Rewriting the story: adventure, representation in Hidebound

Warwick Beacon ·

For close to a decade, Warwick author A. Oliver Noel, 25, has been working on his debut young adult novel, Hidebound. The dystopian adventure, which hit shelves earlier this year, explores themes of self-discovery and trust, with LGBTQ representation that is often missing from young adult novels.

In an interview last Thursday, Noel described his long writing process. “I’ve spent a lot of time building it. And then I took a break for a while, and tried writing it, but that didn’t work so I took another break, and tried writing it two more times. But the third time was when it stuck and I was able to just power through and I actually finished it all within the span of two and a half months. And then after that, I was just editing and editing”

Hidebound is a fictional tale, following the story of Artem, a young woman juggling caring for her younger brother and training as a mechanic’s apprentice. But when she loses her job after saving a mysterious young woman from arrest, she is launched into a world of danger, lies, and rebellion. While navigating her complicated feelings for her new position and new allies, especially the beautiful spy Hiero, Artem is unwittingly drawn into deeper and deeper danger, asking, how can you keep your family safe when you don’t know who to trust?

“Basically, I was just looking up weird, interesting names. And that one jumped out to me,” said Noel of the book’s title. “It means to be set in one’s ways. It’s usually meant in more of a political sense, which is what’s going on in the book. I really liked the idea of taking that focus of the idea of being set in one’s ways and showing character growth throughout the book with that concept in mind.”

Noel has always loved the art of storytelling, with a deep fascination with complex characters and realistic dialogue. He grew up in Rhode Island, moving from Cranston to Warwick, and attended The Greene School, a charter school, before pursuing a creative writing BA at Rhode Island College.

Currently working towards an MFA in creative writing from Southern New Hampshire University, Noel has written plays and been published for non-fiction pieces covering his journey as a transgender man finding his voice. He has a passion for fantasy and science fiction, and his interest has always been one to lend a voice to those whose representation is often overlooked in fictional settings.

Noel was inspired to write Hidebound from his own personal reading experience.

“What most kids are looking for when they read a book, I find, if an escape of sorts. That’s how I always saw it,” he said. “I think the real hook with YA novels is just having a story that is immersive and something relatable, to give readers a chance to say ‘Oh, I see myself in this character or situation.’”

Noel’s main character is “no one special”, he said in an interview. “She’s not really special or amazing in any way, not like your typical protagonist. She’s not looking to get into an adventure. I wanted to take someone who fits in as a normal citizen in this world, a regular everyday person.”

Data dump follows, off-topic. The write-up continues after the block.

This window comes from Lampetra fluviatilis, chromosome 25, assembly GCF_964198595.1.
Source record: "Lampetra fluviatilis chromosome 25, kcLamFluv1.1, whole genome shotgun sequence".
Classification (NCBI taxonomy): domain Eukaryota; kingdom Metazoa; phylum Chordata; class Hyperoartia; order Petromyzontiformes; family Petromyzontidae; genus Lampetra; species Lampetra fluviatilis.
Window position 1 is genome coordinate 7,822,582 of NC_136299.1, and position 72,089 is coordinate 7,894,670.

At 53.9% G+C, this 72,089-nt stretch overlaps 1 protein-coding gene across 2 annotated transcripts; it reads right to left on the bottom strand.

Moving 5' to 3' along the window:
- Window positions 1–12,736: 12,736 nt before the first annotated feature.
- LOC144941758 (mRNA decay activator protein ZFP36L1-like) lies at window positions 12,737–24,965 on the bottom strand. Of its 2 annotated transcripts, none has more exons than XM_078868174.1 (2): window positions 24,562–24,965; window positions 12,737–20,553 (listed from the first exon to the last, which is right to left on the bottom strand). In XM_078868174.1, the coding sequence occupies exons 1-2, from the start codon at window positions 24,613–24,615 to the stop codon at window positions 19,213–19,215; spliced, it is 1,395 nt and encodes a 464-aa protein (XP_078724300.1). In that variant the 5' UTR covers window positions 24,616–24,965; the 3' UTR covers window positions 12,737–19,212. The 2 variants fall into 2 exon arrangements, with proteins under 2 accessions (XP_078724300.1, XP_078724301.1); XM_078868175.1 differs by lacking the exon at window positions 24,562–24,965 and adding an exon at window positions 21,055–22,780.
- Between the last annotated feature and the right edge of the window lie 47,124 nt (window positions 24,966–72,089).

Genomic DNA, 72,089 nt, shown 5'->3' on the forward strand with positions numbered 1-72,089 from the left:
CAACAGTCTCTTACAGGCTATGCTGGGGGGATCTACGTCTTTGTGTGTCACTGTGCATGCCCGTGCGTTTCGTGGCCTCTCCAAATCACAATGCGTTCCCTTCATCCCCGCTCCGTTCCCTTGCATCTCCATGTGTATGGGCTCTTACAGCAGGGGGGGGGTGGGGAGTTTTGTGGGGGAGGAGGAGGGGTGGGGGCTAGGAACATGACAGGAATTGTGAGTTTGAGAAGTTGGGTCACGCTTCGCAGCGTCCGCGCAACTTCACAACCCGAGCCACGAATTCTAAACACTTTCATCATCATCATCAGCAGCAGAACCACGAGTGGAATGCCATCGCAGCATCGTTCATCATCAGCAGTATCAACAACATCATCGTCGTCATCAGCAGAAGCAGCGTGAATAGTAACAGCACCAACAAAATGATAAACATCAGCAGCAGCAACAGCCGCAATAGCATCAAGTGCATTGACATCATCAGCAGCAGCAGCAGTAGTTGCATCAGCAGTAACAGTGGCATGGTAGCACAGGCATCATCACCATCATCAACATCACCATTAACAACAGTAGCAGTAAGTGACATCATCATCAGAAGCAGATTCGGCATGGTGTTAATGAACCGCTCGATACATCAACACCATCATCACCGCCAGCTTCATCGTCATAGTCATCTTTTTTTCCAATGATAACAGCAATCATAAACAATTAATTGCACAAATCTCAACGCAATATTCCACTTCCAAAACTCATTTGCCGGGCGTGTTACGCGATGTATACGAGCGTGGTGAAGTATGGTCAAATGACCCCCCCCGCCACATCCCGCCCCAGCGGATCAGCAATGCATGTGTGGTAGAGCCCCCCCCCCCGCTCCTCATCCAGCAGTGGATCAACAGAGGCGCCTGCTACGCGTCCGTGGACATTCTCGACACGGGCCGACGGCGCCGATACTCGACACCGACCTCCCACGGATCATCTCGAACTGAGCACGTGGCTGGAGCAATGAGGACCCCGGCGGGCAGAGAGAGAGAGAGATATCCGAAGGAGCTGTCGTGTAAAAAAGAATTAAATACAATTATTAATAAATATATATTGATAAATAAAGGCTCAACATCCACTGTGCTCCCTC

Creating a character that was ordinary was important to Noel, who pointed out that other leading characters in YA books are sometimes “too special” or “fancy” to be believable or relatable.

“I wanted to write a story where she’s thrust repeatedly into these situations she has no control over, and she doesn’t know what she’s doing, and she’s kind of floundering about. There’s something really human about that, that doesn’t get explored a lot in books.”

Noel continues to defy typical YA tropes by writing an inclusive novel with LGBTQ representation. Noel explained that he loves stories of adventures and heroes, but grew tired of not seeing the representation he wanted as a trans reader. “I’ve always been disappointed by what was available in LGBT literature. Most of the time, the books focus on romance or tragedy or a combination of the two. It’s the same story over and over again.”

Making LGBTQ themes in novels should be more normalized, says Noel. “I have LGBT themes in here, but it’s not like hitting people over the head with that story. The main story is about finding yourself through the rebellion. There just happens to be a really pretty girl.”

While Noel wrote Hidebound for young adults at the high school or college level, he says the book is for everyone.

Hidebound includes illustrations from Heather Staradumsky, a RISD grad and close friend of the author.

In between working as a data processor and taking classes for his MFA, Noel is currently planning the rest of the Hidebound series, with a draft of the second book in the works.

“The second book is going to be focusing on what happens after the revolution either fails or succeeds,” he said. “I’ve plotted it all out, and tampered with making a chapter or two, but it’s not quite solid yet. It’s actually part of my MFA program to write an entire book, so I figure that’ll be the perfect time to really sit down and hash it out.”

Hidebound is now available for $13.99 at Barnes and Noble, $3.99 for the Kindle version on Amazon, and at

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